Yesterday I took a minute and to review some posts by some Data Professionals and in doing so I came across and article by Erin Stellato. She had been tagged by Mike Walsh who posted an article regarding 4 Attitudes I Wish I Had Earlier as a DBA
At the very end of Erin’s post she mentions “I’m not tagging anyone in this post by name, but if you’re thinking “I wish she had tagged me” then you’ve just been tagged.”
This spawned some thinking yesterday and last night; looking back I see growth, mistakes, resolutions, solutions, and much more that has brought me where I am today. A lot has transpired; and I still have a lot more left to learn and understand.
I have been told throughout the years I do not have an off switch. My mind is constantly running on things that may have occurred throughout the day, solutions to issues that I or someone has experienced recently, answers to forum questions, multiple projects running at the same time, and the list goes on. With that said you have to have some form of balance; I’ve seen many people burn out of the years and it is something that I’ve had to continually work on throughout my own career. Am I there yet – nope; but that’s okay. I’ve come along way in that area and will continue to work on it.
I’m the DBA what I say goes; it’s my way or the highway. Yeah that syndrome will end catastrophically and fast. Being a DBA (or as I like to say Data Professional) you encounter and work with many people from all faucets of business. It is almost a fine art of communication (which can be a point in and of itself), learning how to work together with other teams. Does this mean that you should not stand your ground for your beliefs – nope. What it does mean is that you will always see a gap; there has always been one. The network guys will blame the DBAs, the DBAs will blame the developers and network guys, the developers will blame the DBAs. It’s a constant endless loop.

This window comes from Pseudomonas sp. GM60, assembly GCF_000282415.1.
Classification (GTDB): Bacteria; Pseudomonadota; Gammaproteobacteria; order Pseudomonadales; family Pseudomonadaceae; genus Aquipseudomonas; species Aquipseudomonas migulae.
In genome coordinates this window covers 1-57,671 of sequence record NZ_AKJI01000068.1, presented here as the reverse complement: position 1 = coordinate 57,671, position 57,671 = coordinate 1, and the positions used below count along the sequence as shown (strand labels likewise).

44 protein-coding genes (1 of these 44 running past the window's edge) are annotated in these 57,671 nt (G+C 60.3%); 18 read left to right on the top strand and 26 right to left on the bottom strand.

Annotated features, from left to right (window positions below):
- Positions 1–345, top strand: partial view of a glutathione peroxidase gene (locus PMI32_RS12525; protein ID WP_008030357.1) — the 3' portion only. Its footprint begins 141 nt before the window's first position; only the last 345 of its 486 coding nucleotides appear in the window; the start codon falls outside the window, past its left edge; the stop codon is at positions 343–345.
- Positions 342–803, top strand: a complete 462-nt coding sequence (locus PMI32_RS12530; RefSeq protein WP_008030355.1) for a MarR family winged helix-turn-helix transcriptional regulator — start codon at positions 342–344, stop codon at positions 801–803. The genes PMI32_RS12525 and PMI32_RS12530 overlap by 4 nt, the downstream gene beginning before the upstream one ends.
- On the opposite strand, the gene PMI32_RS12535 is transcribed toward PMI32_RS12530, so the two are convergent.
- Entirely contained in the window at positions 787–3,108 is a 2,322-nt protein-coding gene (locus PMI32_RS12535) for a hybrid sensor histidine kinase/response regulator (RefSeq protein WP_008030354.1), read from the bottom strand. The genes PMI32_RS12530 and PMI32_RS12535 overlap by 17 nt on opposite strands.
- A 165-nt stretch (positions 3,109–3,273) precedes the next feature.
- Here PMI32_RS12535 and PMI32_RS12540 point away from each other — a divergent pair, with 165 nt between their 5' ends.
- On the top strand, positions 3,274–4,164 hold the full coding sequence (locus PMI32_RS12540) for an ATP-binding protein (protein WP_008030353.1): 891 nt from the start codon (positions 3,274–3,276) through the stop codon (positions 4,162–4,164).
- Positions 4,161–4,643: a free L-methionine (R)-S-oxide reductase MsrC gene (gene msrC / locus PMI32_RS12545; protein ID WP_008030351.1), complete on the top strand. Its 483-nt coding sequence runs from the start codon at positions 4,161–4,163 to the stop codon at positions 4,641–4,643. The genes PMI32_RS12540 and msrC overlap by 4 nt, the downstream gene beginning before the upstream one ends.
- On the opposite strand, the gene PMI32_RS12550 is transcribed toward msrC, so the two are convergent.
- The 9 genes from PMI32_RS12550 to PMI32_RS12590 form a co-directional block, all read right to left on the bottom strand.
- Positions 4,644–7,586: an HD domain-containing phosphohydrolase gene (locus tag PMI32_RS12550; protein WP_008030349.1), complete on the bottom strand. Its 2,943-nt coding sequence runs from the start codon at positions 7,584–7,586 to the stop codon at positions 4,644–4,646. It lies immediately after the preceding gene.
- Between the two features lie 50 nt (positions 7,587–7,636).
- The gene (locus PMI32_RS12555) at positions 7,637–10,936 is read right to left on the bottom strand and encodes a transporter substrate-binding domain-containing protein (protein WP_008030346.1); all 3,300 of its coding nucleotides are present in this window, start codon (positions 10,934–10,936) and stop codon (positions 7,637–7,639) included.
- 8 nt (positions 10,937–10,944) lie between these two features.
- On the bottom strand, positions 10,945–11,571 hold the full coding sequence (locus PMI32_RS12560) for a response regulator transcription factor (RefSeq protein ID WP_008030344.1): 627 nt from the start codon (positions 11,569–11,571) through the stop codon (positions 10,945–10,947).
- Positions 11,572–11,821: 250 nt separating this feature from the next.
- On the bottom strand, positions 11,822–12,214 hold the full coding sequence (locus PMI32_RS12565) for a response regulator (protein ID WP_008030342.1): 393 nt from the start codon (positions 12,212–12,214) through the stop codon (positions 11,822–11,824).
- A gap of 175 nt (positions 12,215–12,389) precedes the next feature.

End of the day, all the groups under the blanket of a company are in the same fight and on the same team regardless of if you are in networking, DBA land, development, phone systems – whatever the case is. We have to find a way to work together for the common good of the company.
Wrote a piece awhile back on bridging that gap
Provide Leadership Through Service
Last year I came across and article that Grant Fritchey wrote around Providing Leadership Through Service. This is something that has really resonated with me more so now to which I wish I would have learned earlier on in my career. Whether you are a contractor, own your own business, or work in a shop full time view your efforts as providing a service to the company you are with. It will change how you view and reflect on your position; we should be humbled and honored to work within an environment we’ve been handed, but at the same time be bold and provide that leadership that companies so richly desire and seek
Learn To Say “NO”
No is not a bad word; although at times we think it is. Early on in my career I wanted to fix and do everything I could to help people. Don’t get me wrong; I still enjoy helping people. If you don’t learn to say no you will soon spread yourself to thin. This is a constant struggle that I still endure sometimes as I want to help everyone I meet with questions, projects, etc. The growth that I have had over the years has taught me to do the helping more methodical. At times I do have to say no, and that’s okay.
Well there you have it; not very fancy but is from the heart and from a data professional who realizes he will never be perfect but will continue to grow on this SQL journey.
I’m not tagging anyone but offering the same avenue that I was given. If you’d like to blog about what Mike has presented then by all means; give it a go.
Thanks Mike for getting this started; brought back some fond memories for myself.